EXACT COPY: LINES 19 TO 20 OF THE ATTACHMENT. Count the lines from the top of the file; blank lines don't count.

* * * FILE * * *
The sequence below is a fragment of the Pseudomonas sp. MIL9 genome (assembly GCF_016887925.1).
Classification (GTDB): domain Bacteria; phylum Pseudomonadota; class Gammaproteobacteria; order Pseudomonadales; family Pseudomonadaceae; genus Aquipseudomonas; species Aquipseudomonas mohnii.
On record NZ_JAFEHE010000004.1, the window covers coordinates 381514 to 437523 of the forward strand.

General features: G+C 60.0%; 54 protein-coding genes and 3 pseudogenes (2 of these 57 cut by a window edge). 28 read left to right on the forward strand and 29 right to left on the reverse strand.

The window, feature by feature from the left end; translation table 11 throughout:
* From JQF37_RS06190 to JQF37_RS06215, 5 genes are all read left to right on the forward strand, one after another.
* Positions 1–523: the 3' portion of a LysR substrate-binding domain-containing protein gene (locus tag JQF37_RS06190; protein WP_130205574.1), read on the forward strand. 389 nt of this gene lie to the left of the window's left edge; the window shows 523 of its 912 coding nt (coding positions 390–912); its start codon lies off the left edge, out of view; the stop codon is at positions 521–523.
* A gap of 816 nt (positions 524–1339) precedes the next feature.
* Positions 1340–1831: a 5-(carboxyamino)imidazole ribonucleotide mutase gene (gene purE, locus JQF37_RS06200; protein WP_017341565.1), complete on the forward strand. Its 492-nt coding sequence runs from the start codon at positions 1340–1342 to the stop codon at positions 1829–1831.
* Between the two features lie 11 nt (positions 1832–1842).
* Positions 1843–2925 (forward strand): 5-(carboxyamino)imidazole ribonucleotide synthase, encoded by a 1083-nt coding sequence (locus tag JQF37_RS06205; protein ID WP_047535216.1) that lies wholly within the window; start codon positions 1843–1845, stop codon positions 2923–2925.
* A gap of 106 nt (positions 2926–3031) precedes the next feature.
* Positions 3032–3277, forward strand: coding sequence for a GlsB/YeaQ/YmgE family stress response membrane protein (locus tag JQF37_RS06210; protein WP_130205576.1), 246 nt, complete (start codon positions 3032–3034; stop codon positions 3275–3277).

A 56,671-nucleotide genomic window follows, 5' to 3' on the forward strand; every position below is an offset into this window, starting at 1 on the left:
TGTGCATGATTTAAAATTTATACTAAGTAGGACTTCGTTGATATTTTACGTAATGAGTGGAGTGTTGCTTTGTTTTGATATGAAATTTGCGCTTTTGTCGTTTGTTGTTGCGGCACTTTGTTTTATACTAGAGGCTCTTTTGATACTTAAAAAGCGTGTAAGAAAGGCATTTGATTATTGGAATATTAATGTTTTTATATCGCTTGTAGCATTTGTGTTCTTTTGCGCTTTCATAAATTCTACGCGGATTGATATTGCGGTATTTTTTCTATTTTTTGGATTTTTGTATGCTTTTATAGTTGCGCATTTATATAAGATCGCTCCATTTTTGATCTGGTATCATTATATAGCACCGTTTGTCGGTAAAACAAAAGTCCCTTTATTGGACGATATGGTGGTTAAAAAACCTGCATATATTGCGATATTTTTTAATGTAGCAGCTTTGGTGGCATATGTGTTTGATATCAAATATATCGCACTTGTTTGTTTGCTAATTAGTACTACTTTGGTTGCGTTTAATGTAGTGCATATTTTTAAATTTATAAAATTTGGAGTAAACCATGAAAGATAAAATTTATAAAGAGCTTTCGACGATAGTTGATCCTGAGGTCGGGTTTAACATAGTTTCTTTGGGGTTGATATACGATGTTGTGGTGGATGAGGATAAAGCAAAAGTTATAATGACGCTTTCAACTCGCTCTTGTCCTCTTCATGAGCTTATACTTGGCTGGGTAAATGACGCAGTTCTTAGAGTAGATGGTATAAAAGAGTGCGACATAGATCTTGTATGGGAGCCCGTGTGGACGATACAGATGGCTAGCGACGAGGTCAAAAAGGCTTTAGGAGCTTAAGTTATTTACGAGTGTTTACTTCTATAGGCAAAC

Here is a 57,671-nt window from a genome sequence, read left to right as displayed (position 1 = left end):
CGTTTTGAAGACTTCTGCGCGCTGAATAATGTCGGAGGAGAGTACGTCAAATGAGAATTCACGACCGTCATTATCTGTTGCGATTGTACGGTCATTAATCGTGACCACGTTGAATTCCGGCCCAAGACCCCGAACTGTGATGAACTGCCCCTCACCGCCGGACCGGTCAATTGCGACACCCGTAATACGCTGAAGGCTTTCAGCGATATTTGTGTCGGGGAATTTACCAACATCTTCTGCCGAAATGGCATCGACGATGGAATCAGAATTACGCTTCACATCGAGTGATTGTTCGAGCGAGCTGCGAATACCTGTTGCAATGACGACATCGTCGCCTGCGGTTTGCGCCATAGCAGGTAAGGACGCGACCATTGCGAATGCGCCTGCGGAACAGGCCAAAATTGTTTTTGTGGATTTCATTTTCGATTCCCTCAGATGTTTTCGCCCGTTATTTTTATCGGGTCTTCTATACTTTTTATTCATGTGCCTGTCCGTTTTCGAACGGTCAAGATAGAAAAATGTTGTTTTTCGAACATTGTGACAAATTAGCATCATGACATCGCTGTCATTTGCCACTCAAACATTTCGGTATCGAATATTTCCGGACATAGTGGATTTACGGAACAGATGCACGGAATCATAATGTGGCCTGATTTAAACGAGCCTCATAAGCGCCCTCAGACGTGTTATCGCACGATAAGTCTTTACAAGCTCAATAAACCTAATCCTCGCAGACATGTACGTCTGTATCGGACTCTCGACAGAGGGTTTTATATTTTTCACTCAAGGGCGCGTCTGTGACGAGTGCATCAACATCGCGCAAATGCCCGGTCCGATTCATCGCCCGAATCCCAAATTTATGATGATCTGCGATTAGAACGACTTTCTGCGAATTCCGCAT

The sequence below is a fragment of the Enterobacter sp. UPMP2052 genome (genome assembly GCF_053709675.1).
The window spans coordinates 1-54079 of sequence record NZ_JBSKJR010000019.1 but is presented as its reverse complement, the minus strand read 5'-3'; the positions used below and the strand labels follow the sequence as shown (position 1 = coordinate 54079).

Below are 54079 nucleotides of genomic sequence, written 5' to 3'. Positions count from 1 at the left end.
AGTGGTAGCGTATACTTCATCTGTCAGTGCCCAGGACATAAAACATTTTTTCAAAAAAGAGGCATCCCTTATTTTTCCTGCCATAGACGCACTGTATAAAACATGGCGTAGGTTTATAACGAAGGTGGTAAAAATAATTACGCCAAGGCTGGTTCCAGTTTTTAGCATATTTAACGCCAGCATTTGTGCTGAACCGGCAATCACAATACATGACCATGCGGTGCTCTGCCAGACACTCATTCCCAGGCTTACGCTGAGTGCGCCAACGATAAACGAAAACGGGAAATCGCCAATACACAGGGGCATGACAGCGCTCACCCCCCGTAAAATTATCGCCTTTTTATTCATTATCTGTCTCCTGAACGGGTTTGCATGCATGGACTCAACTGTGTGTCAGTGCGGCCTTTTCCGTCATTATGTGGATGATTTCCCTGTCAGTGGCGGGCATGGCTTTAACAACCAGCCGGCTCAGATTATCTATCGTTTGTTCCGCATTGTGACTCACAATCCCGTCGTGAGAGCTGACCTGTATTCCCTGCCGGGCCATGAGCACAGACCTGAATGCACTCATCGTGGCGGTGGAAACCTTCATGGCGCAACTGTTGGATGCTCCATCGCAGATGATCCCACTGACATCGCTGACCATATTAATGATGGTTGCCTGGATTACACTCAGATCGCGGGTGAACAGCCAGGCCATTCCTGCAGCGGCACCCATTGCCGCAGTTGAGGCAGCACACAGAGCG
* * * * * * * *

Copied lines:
The window spans coordinates 1-54079 of sequence record NZ_JBSKJR010000019.1 but is presented as its reverse complement, the minus strand read 5'-3'; the positions used below and the strand labels follow the sequence as shown (position 1 = coordinate 54079).

Below are 54079 nucleotides of genomic sequence, written 5' to 3'. Positions count from 1 at the left end.